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a time and seeing after 8 being activists at the same time well i will say that it's very strange whenever someone says how good timing the book boys coming out of the time because when kobe hit when really go bare that to be a player tested positive at the entire league shutdown we had a panic moment just then i had a call with our publisher and we were like is it going to be relevant is it going to be insensitive people are dying like do they want to hear about the problems that we have within sport and it turns out because of all of the dilemmas that the pandemic has kind of brought to the forefront and then obviously the black lives matter movement really going global as you said it's been very strange and very very surreal to see the book be more relevant than we ever thought it could be what we try to unpack we have a chapter in it in the book of specifically about athlete activism and about why basically sticking to sports isn't an option for
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a lot of people particularly for black men and women in america and for athletes finally realizing how much power they have and how much voice they have and being able to give like speak truth to that power and speak truth to to what they've actually what they have in their hands has been really something to see. yes i'll just add that to add that in the chapter about sports and politics is a lot about athlete activists because there's a long history of that and what we saw with the milwaukee bucks and the w. m.b.a. and all kinds of activism around the world really and sport that history is there but politics and sports are always linked and it's been very clear here in the united states as we went through a presidential election that i know a lot of people who are following college football and its return to the field was part of a presidential debate right that sports often finds itself with in politics as much
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as we see politics and sport and those 2 things are always mary i always think about the fact that we call them political races even the language that we use with them politics has a sports inflection to it because those 2 things are so similar within so many cultures so yeah but you can't stick to sports right so what we saw with the wildcat strikes it was an extreme version of something and there could be and i like to have her on that side of i would say just for the full strength spectrum but this is just part of a long history it's. tell us a story from the book or is that the just just tease people a little bit over the activist who we may not have before. like who's in the book. remembering your bugs. we talk about in the book i'm going to bring. back the fool taking and me telling me
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yes thank you is a tommy thompson and she many years ago now so we would think it was during the i guess 1st when was that it would have been after 911 so it was you know almost 20 years ago and she was playing in a very small school in basketball women's college basketball and had her own sort of political awakening and really started to question whether or not the united states flag and the anthem represented her she one of her parents is black and she identifies that way and with all the nationalism after 911 she'll really uncomfortable and started to turn her back during the national anthem and it became a huge story somewhat because the new york times was right down the road that they could have heard it she had all this national press and it was it was a kind of action that we've had a lot of conversation around since calling copper neck the n.f.l. player took a knee a few years ago but we see people like tony who was doing it with even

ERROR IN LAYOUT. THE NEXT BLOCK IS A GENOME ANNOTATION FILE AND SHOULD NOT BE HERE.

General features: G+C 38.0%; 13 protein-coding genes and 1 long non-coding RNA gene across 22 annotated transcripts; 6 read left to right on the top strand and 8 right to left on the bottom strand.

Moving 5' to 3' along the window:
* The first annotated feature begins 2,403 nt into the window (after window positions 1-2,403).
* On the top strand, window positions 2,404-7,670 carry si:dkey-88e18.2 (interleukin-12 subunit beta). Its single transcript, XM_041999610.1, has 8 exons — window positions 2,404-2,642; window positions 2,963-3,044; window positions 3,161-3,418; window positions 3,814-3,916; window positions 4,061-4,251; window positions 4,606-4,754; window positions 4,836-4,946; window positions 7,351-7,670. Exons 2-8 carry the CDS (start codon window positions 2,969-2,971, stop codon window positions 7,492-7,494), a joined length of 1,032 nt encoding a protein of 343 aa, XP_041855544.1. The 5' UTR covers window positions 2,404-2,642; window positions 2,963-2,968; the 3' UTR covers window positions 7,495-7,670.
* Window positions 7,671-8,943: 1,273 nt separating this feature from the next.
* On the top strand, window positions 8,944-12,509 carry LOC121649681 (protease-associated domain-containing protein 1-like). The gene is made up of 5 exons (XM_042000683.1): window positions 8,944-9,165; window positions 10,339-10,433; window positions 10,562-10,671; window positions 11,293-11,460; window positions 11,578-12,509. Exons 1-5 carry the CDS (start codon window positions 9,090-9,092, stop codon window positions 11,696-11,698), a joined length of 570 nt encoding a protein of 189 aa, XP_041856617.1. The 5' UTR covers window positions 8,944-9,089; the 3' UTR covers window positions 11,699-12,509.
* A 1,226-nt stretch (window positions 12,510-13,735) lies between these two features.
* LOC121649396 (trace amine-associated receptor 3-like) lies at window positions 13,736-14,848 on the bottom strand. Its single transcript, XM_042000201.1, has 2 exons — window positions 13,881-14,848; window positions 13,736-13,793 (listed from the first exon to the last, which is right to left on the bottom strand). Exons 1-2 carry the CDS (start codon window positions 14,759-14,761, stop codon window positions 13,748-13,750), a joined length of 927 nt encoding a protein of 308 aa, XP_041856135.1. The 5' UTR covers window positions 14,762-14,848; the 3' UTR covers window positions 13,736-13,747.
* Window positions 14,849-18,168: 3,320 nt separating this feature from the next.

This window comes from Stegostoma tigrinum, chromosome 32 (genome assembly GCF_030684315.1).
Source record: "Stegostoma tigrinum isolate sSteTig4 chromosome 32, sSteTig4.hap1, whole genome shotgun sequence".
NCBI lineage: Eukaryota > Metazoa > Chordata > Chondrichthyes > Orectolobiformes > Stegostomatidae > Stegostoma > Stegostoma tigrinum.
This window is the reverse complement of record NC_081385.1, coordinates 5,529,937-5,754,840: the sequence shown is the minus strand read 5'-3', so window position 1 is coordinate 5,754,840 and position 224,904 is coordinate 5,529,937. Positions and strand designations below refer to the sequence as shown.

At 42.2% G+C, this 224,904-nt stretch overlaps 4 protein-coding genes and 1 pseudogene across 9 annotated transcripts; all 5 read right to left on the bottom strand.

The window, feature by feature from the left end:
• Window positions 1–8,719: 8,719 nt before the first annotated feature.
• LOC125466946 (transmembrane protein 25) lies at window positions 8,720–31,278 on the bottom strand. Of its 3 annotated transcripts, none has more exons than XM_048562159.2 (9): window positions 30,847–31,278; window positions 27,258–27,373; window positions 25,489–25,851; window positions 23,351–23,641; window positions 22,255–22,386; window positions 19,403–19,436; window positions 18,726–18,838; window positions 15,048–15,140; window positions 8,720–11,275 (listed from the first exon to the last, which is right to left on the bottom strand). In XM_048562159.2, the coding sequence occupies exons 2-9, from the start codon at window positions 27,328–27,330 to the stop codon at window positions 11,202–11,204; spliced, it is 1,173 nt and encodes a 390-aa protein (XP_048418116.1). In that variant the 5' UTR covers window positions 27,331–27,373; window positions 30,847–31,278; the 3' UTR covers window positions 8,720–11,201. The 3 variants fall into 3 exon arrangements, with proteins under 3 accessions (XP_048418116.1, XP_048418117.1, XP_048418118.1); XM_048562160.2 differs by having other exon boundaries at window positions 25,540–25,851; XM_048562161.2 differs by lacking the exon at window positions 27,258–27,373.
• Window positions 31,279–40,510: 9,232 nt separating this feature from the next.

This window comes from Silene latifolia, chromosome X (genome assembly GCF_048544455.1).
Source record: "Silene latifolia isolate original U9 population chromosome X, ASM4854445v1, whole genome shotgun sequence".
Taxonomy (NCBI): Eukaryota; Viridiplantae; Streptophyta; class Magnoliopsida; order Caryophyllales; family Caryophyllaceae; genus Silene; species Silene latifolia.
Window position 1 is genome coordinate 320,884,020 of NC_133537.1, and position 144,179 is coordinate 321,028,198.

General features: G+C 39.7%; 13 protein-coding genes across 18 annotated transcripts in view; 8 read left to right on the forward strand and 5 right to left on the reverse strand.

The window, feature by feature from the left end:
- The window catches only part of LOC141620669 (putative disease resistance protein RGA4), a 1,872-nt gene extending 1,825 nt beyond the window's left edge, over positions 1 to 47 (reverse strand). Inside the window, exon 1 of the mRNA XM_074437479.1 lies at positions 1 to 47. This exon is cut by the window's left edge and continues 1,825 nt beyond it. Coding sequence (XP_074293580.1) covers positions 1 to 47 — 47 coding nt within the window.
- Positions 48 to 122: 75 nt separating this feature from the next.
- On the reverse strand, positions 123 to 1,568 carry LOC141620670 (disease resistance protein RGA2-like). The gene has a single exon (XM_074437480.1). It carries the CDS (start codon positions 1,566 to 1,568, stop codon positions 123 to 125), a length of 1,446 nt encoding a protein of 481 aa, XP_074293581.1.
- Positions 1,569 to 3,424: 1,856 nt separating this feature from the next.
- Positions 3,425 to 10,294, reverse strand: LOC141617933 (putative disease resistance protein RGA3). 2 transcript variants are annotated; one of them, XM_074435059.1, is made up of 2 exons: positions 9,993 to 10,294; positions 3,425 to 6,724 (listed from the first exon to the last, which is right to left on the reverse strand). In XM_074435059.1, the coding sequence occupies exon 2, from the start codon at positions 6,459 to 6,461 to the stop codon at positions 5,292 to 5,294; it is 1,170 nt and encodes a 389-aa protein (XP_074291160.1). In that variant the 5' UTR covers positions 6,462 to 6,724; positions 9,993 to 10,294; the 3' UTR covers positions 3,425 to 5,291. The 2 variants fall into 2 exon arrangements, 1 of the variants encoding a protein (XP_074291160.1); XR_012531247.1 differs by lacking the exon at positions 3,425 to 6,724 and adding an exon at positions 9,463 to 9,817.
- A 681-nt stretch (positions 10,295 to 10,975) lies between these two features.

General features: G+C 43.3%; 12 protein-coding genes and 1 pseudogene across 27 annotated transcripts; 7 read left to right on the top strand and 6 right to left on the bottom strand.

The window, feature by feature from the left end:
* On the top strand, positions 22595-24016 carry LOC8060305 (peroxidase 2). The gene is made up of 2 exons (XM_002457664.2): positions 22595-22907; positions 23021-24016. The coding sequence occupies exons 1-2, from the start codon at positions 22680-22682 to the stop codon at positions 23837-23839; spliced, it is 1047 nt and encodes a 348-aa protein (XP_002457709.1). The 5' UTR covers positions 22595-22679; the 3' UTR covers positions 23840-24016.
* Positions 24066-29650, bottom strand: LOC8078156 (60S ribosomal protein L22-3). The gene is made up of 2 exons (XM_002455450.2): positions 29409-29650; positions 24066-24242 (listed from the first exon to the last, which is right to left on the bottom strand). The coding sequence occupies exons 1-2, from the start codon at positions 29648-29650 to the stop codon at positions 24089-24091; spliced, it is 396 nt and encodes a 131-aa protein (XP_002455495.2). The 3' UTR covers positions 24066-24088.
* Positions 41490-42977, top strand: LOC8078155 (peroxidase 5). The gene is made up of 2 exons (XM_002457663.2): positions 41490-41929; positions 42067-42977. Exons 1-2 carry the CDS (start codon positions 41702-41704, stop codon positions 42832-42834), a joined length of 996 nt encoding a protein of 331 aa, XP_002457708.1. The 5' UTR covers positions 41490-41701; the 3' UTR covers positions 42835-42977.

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a tiny platform right there was a lot about the principal and what this meant to her and using sport as a place to do that. i'm going to share with our audience a quote from the book so i went to the to talk about why there's so much racism in the sport one of the main reasons that devoted sports fans may not feel welcome is that so much of the coverage is created by specific subset of that population mainly white men most of them straight the vast majority says gender. of sports media cannot be overstated i have heard so many times he is running like a net but across the field look at the bill will not actually and and these are up after this of i'm wondering if a sports passon else was jenna's of color but even you use that saying the naacp can defeat the you start on this one jessica you pick up yeah i it's really doesn't matter who is telling me stories and who is doing the coverage and i think that's
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why we do have a chapter about about sports media and diversity in sports media and the need for that and exactly what you said because we would not as people of color frame these stories in the same way and it matters to have a lot more voices and a lot more perspectives coming in especially when the athletes that we cover are people ringback of color and aren't just systemd or white men. it's also it speaks to a broader problem that we have in media particularly united states but i think we probably have has this problem in media throughout the world where the people in power look like the people who are telling the stories of the people who are doing the journalism and what we wanted to do in west chapter in our book was really highlight the fact that there are other people out there doing this work and they need to be heard and they need to be read and we need to support that. oh yeah one of my favorite parts of the book is when you just listen to janis it was like a school it's janis fiasco and it was going after